Ashley has been a much-valued, core member of AC since its earliest days. She has played a central role in developing and refining surveys and working closely with partner schools. Ashley has been the lead person in all data analyses and in summarizing critical findings, both for individual schools and for research publications. Even as she was working on her own doctoral studies, she co-authored five peer-reviewed research papers with our team, on topics related to resilience in youth, families, and schools.
As the COVID-19 pandemic drags on, the effects of social distancing on mental health have become more evident. In fact, many have called mental health the “second wave” of the pandemic. Dr. Suniya Luthar took a moment to share a how-to guide for staying connected with friends and family while physically distant. See a preview of her post below.
“With the ongoing uncertainties of COVID, now more than ever, we need to be 'ahead of the curve' in fostering and maintaining close connections with supportive others. Stress levels are higher than they have been in most of our lifetimes. Also, loneliness was a big issue even before the pandemic arrived.
Here is the good news: You can set up your own support network group, and help others to do the same. And there is already good evidence that such groups can be done effectively over video-chats, not necessarily in person.”
We sincerely hope that you are able to stay safe, healthy, and connected through this time.
We are excited to announce that Dr. Lisa Pao has joined our team as Director of Research, based in New York, NY!
“From my first conversation with Lisa, I could tell that she was going to be a huge asset to our team. The insight and wisdom that she brings as both a researcher and former teacher will really help expand our impact on schools and communities across the globe,” said Nina Kumar, CEO.
We recently launched the Student Resilience Survey to help schools address the mental health impact of COVID-19. We are offering the first administration at no cost to all schools.Read More →
We hope that you and your families stay healthy during this time of stress. To help, Dr. Suniya Luthar, our Chief Research Officer, has put together a list of resilience reminders and tips for those working remotely; Suniya is among the world’s leading researchers in the science of resilience, or doing well in the face of adversity.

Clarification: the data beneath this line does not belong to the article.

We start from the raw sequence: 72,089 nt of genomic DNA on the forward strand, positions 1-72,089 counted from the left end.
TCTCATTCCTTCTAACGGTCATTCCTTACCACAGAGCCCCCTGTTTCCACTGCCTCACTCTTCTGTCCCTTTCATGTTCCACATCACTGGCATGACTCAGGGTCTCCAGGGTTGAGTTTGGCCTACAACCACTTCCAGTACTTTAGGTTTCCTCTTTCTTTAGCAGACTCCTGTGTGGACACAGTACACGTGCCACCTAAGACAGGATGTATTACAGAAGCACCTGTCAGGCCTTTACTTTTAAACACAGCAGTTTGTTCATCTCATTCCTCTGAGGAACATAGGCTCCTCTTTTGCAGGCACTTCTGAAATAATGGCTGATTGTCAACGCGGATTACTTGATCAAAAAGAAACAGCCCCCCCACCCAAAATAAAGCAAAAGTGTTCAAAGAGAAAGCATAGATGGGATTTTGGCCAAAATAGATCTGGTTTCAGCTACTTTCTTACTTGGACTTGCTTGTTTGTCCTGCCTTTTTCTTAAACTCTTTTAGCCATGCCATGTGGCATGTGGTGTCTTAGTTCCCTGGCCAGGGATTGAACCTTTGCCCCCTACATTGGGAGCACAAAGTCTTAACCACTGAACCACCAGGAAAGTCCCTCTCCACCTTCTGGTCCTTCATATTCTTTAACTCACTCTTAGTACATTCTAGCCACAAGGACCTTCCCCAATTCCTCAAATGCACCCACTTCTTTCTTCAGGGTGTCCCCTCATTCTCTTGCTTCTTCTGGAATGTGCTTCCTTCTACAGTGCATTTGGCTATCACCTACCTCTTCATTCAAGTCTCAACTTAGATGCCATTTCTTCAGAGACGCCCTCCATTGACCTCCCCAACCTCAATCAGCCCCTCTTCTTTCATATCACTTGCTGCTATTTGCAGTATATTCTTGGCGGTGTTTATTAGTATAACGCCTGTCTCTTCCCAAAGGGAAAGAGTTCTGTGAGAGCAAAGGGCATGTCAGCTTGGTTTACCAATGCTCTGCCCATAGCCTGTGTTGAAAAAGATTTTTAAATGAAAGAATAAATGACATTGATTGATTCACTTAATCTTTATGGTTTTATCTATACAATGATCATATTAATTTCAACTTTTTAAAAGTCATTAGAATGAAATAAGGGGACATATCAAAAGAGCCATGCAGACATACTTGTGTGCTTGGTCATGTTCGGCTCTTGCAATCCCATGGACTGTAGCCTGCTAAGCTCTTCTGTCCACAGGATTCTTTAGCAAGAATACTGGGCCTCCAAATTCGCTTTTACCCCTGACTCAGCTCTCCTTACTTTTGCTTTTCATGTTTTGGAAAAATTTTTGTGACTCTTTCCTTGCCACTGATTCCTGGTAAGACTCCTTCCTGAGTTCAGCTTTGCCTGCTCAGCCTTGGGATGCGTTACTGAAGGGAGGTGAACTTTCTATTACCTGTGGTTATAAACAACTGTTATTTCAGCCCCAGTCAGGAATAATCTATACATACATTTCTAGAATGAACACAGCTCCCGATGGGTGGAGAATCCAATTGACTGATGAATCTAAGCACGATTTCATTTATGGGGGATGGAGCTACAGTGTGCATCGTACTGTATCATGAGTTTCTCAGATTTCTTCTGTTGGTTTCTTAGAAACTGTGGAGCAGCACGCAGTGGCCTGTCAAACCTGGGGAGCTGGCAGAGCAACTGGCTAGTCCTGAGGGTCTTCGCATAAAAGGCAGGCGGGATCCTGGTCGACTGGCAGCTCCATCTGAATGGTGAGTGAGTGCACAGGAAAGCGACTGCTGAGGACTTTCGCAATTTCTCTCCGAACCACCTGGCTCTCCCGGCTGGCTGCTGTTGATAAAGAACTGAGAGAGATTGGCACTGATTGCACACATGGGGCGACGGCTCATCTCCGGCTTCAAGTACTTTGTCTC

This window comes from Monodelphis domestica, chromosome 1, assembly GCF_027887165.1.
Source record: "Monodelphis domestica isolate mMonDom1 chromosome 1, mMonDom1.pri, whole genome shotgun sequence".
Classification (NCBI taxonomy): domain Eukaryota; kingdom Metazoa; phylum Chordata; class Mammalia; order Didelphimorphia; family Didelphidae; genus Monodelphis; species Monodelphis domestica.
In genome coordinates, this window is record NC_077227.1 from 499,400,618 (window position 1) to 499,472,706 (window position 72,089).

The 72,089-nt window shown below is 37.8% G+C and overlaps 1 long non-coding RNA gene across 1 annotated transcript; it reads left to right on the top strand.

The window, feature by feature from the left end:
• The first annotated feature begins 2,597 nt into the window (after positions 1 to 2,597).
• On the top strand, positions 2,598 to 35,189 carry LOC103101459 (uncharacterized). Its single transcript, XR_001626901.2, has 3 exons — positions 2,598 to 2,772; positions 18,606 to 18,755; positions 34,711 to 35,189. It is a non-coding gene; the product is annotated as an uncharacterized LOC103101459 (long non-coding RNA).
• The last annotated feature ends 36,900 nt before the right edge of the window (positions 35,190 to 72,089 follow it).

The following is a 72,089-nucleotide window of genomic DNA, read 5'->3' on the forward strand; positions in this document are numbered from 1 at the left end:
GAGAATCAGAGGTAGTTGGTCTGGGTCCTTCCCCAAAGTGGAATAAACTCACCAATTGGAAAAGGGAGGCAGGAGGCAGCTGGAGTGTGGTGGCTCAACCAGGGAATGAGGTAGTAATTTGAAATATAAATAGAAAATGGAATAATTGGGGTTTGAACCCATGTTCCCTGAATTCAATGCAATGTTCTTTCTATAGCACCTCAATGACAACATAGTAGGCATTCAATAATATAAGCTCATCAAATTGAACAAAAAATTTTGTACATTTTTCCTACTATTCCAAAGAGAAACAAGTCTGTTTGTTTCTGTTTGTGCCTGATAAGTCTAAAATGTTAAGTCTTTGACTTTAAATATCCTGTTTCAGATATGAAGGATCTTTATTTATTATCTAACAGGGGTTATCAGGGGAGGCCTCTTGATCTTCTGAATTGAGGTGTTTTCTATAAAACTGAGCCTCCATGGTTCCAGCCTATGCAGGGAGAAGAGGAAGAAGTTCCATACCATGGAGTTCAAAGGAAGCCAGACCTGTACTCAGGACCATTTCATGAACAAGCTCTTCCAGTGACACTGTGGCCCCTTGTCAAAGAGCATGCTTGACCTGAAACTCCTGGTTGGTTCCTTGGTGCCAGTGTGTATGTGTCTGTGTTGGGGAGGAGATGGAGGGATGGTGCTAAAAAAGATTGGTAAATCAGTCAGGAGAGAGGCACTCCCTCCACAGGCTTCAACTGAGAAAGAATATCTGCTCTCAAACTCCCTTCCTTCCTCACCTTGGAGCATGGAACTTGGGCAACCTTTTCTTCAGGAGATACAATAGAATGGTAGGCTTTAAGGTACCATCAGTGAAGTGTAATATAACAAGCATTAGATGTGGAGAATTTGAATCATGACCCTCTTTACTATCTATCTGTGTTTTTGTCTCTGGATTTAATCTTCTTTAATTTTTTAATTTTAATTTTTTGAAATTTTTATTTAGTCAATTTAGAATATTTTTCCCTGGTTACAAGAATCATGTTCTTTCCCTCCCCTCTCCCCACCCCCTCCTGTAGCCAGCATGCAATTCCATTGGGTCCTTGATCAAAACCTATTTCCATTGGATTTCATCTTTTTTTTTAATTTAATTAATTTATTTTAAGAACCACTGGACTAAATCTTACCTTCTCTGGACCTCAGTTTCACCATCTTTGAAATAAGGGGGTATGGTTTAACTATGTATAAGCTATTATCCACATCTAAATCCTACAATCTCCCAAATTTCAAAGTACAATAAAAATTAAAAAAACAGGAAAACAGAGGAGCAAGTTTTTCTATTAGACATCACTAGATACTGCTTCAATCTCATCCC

We want to provide all of the help we can to those who need through these difficult times. Please do not hesitate to reach out! We can be reached at email@example.com and firstname.lastname@example.org.
Dr. Suniya S. Luthar, one of the foremost experts on child well-being and resilience, recently joined AC full-time as Chief Research Officer. We sat down with Dr. Luthar to ask her about what first interested her in working with children, her most important findings, and what she enjoys most about her work.Read More →
We recently released the Winter 2020 update to our High Achieving Schools Survey (HASS). We've updated our High Achieving Schools (HAS) norms, added new scales, and modified our questions on parents and guardians to foster inclusivity.Read More →
A review of decades of resilience research has found that fostering care for a child’s primary caregiver is a critical factor for maximizing resilience in at-risk children. Caregivers will not be able to provide for and help children if they feel depleted themselves. Because of this, we’ve decided to launch our new Faculty Well-Being Survey to enable schools to closely track levels of faculty burnout and well-being.Read More →
We are excited to announce that the AC team is growing! Harrison Tool will be joining us as VP of Engagement, based in Cambridge, MA, starting today. Prior to joining AC, Harrison was a Product Manager at IBM Watson Health where he worked on several healthcare technology products for healthcare providers. Harrison has a background in Finance, Computer Science, and Entrepreneurship.
At AC, Harrison will be responsible for growing the number of schools we work with to expand our impact on improving well-being in schools across the globe.
"I am beyond excited for the opportunity to join the Authentic Connections team. I have firsthand knowledge of the pressure to perform that students experience in today’s society; it is incredibly important that we prioritize students’ mental health and wellbeing just as much as we prioritize academic success,” Harrison said. "AC is in the best position to share that message. I can’t wait to expand AC’s ability to help more schools across the country.”
“Harrison is going to be a great addition to our team. I had the opportunity to work alongside him at IBM, and am confident that he’s going to help us reach and help many more schools,” said Nina Kumar, CEO.See the Team →
AC is proud to be partnering with SAIS for the next two years to advance health and wellness across the SAIS schools!Learn More →